TABLE 1______________________________________(Part 1)GRAB TENSILE DATA (lbs/in2)CalenderPressure(pounds/  Temperature F.lineal inch)     260      270    280     290  300______________________________________Calender Speed: 12 feet/minute167.5     17.3     26.4   30.7    31.1 15.2228.6     19.9     32.8   32.4    28.7 12.6285.7     18.9     22.2   24.6    35.6 ****342.9     20.6     30.7   31.8    27.2 ****Calender Speed: 18 feet/minute167.5     16.2     18.4   23.5    31.6 23.3228.6     17.8     19.8   25.3    34.1 22.7285.7     16.5     20.4   24.9    35.6 21.1342.9     19.1     21.6   26.4    34.6 24.3Calender Speed: 24 feet/minute167.5      9.8     14.4   24.6    31.9 25.7228.6     12.9     17.8   23.6    30.7 25.2285.7     16.6     20.6   20.9    28.4 24.9342.9     16.9     17.9   23.6    31.7 24.6______________________________________(Part 2)TRAP TEAR DATA (lbs)CalenderPressure(pounds/  Temperature F.lineal inch)     260      270    280     290  300______________________________________Calender Speed: 12 feet/minute167.5      9.5      11.7  11.3    4.2   0.87228.6     10.1     11.8    9.9    2.6   0.76285.7     9.0      10.6   10.8    5.3  ****342.9     10.1     11.1    8.5    1.6  ****Calender Speed: 18 feet/minute167.5     7.6      8.3    10.0    8.8  1.2228.6     9.1      9.4    11.1    9.4  1.6285.7     8.3      9.0    10.3    5.4  1.7342.9     8.1      10.1   10.5    3.1  1.4Calender Speed: 24 feet/minute167.5     5.7      7.5    10.1    8.0  2.9228.6     7.7      7.4    10.6    8.6  2.3285.7     7.6      9.9     9.7    9.9  2.0342.9     7.5      9.5    10.2    6.6  1.8______________________________________(Part 3)FRAZIER (AIR) PERMEABILITY(ft3 air/ft2 material/minute)CalenderPressure(pounds/  Temperature F.lineal inch)     260      270    280     290  300______________________________________Calender Speed: 12 feet/minute167.5     2.15     1.94   1.19    3.46 10.62228.6     0.58     0.75   1.14    1.31  7.42285.7     0.87     0.37   0.49    1.47 ****342.9     0.58     0.56   0.53    3.88 ****Calender Speed: 18 feet/minute167.5     2.60     1.85    0.00   1.87 1.51228.6     1.85     0.87   1.31    0.89 1.53285.7     1.16     0.68   0.92    0.79 2.53342.9     0.95     0.66   0.94    1.61 0.97Calender Speed: 24 feet/minute167.5     8.98     1.47   0.26    2.75 3.81228.6     3.68     1.14   0.81    2.67 2.68285.7     1.79     0.95   1.04    0.79 1.69342.9     2.96     1.71   0.31    2.32 2.32______________________________________(Part 4)MOISTURE VAPOR TRANSMISSION(g. water vap/m2 material/24 hrs)CalenderPressure(pounds/  Temperature F.lineal inch)     260      270    280     290  300______________________________________Calender Speed: 12 feet/minute167.5     736      509    706     653  560228.6     623      597    395     593  ****285.7     581      443    397     501  ****342.9     463      431    466     581  ****Calender Speed: 18 feet/minute167.5     664      826    688     751  1071228.6     684      881    545     564  736285.7     747      671    563     522  375342.9     679      758    525     580  359Calender Speed: 24 feet/minute167.5     917      880    790     784  775228.6     899      714    744     686  629285.7     819      812    626     501  603342.9     561      798    800     698  643______________________________________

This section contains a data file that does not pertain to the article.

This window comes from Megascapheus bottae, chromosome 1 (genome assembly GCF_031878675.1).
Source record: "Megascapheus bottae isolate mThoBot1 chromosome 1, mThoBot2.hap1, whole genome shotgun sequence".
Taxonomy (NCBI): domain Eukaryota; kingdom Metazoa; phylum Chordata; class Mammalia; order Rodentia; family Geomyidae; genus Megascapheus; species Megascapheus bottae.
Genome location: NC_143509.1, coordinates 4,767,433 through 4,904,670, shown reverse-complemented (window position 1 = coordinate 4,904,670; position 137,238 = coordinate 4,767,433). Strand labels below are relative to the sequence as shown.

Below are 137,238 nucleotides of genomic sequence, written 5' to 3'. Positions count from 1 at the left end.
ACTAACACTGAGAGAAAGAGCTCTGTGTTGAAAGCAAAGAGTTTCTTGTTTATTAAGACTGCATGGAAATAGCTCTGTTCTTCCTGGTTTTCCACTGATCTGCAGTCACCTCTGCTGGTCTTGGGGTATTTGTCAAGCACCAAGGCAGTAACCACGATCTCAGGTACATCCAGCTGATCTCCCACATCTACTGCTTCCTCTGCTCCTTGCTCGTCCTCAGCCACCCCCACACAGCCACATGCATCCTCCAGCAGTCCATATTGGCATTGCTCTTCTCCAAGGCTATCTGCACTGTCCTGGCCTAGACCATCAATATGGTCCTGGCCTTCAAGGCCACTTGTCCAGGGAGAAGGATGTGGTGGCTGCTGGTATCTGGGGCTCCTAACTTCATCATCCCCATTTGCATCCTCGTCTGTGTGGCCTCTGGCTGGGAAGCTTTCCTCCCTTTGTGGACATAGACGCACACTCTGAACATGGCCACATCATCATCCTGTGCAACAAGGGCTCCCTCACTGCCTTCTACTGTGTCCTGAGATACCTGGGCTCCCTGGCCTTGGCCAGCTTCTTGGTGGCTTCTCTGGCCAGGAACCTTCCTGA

Acceptable house wrap was produced for all runs in Table 1 above for temperatures below 290 F. The optimum appeared to exist at a pressure of 228.6 lbs./lineal inch, a speed of 18 ft./minute and at temperatures between 270 F. and 290 F.

The house wrap of the present invention (the same as used for Table 1) was then compared to a proposed all-polypropylene house wrap (control). The control house wrap was a laminate consisting of three layers. The first exterior layer was spun-bonded polypropylene (Exxon 3125) with a basis weight of 0.6 oz./yd.2. The interior layer was melt-blown polypropylene (Exxon 3145) with a basis weight of 0.6 oz./yd.2. The other exterior layer was spun-bonded polypropylene (Exxon 3125) with a basis weight of 0.7 oz./yd.2. The calender pressure was set at 228.6 lbs./lineal inch and speed was 18 ft./minute. Temperature was varied, and the physical characteristics measured. The results are summarized in Table 2 below: